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Series: jobs
Brookings on Job Numbers

Accelerated Gains in the Job Market

For the first time in several months, the BLS has released an employment report in which the employer survey and household survey tell a consistent story: The U.S. job market is improving. The employer survey showed job gains of slightly more than 190,000 in February, while the household survey showed an increase of 250,000 in the number of adults who say they are employed. This is the best combined picture of employment gains since early last spring.

February’s employment gains produced another small dip in the unemployment rate. Since November the unemployment rate has dropped 0.9 percentage points, falling below 9 percent for the first time since April 2009. All the decline was due to employment gains. The labor force participation rate has actually edged up 0.2 percentage points since November.

The recent improvement in the job market should not obscure the painfully slow pace of improvement since employment started to grow in early 2010. Both the employer survey and household survey show only modest monthly gains coming out of the nation’s worst post-war recession. Since December 2009 payroll employment in the employer survey has increased slightly less than 1.2 million, or about 85,000 jobs a month. The number of adults who say they are employed in the household survey has increased about 1.6 million, or 115,000 a month.

All of the job gains have been in the private sector. Government employment has dropped 268,000 (or 1.2%) since December 2009. Most of the falloff was in local government employment, with the decline split equally between jobs in education and in all other functions of local government. Government job losses continued in February, and I expect them to continue for a number of months. Federal fiscal assistance to state and local governments, generously provided in the 2009 stimulus package, is nearly at an end. States and localities must plan to finance more of their operations out of their own taxes and fees. Because many state governments are reluctant to boost local taxes, it is likely they will continue to trim their payrolls.

The improving pace of job gains in the private sector is good news for the unemployed. The number of unemployed fell 190,000 in February. It has fallen by a monthly average of 456,000 since November 2010. Over the same time span, the number of unemployed workers who have been jobless longer than 6 months has dropped 112,000 per month. The median duration of unemployment spells in progress is still extremely high by historical standards, but it has improved in recent months. People suffering very long spells of joblessness have borne an extraordinary share of the labor market pain inflicted by the recession and slow recovery. The average duration of an unemployment spell in progress hit a new all-time high in January and February, a spell length of more than 8 months. Measured on a comparable basis, the average duration of an unemployment spell at the beginning of 2011 was 68% longer than the average unemployment duration in the 1981-1983 recession, when the average unemployment spell hit a peak of a little less than 5 months.*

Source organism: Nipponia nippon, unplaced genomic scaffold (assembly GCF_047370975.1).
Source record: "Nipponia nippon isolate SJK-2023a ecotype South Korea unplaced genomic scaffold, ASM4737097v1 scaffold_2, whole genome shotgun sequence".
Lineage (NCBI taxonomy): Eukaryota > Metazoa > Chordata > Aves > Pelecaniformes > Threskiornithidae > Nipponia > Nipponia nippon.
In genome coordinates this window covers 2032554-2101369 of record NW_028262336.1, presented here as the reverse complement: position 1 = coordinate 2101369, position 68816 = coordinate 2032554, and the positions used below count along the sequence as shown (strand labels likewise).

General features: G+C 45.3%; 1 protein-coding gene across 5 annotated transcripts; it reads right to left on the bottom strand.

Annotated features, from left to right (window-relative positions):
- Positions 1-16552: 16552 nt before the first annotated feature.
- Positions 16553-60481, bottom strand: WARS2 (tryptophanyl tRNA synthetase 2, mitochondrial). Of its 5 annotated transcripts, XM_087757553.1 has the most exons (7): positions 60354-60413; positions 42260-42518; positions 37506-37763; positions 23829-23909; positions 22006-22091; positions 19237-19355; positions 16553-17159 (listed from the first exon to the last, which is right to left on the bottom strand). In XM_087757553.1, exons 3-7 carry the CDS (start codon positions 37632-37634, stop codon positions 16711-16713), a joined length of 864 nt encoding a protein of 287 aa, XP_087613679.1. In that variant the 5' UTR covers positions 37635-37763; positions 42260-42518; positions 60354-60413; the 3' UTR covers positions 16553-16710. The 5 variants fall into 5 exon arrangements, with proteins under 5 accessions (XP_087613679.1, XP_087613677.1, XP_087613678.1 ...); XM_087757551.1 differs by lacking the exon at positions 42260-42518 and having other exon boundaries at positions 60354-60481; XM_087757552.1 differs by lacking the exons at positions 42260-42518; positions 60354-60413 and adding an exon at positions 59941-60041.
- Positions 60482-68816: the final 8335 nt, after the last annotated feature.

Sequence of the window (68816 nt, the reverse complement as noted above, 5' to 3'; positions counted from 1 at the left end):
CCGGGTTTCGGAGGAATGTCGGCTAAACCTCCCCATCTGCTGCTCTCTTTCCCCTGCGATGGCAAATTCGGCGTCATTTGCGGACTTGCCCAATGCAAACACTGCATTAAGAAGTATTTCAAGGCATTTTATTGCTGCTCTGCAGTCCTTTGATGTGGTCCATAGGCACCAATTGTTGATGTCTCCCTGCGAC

The recent good news about the job market is heartening, but we should not lose sight of the slow overall progress made since the economy began to grow in the summer of 2009. The nation has not come close to replacing the jobs lost in the recession. Payroll employment remains almost 7.5 million below its level when the recession began, and the number of adults who report being employed is still 6.7 million below the pre-recession peak. The rate of job recovery is slow because the pace of economic expansion has been anemic by the standard of post-war recoveries that follow deep recessions. The modest improvement in aggregate demand combined with continued robust growth in labor productivity means that many employers have seen little reason to expand their payrolls.

* Correction:  In an earlier version of this comment, Burtless stated that the average duration of an unemployment spell reached 37.1 weeks in February 2011, an average duration that was 75% longer than the peak average duration in the 1981-1983 downturn.  This statement was based on the estimates published by the BLS.  However, the statement is a bit misleading.  In January 2011 the BLS began to use a new method to calculate the average unemployment spell. The new method tended to increase the measured duration in comparison with the method used before January 2011.  Using the same method used by BLS to calculate average unemployment durations in December 2010 and earlier months, the average duration of unemployment in February 2011 was just 35.6 weeks.  Even using the old calculation method, however, the average duration of unemployment spells reached a new post-war peak in January and February 2011, attaining a level that was 68% higher than the peak level attained in the 1981-1983 downturn.

Each month from March 2014 to April 2019, Brookings experts analyzed how weather and seasonality affected job numbers. To read more about this series, please visit our page on adjusting the monthly jobs numbers.

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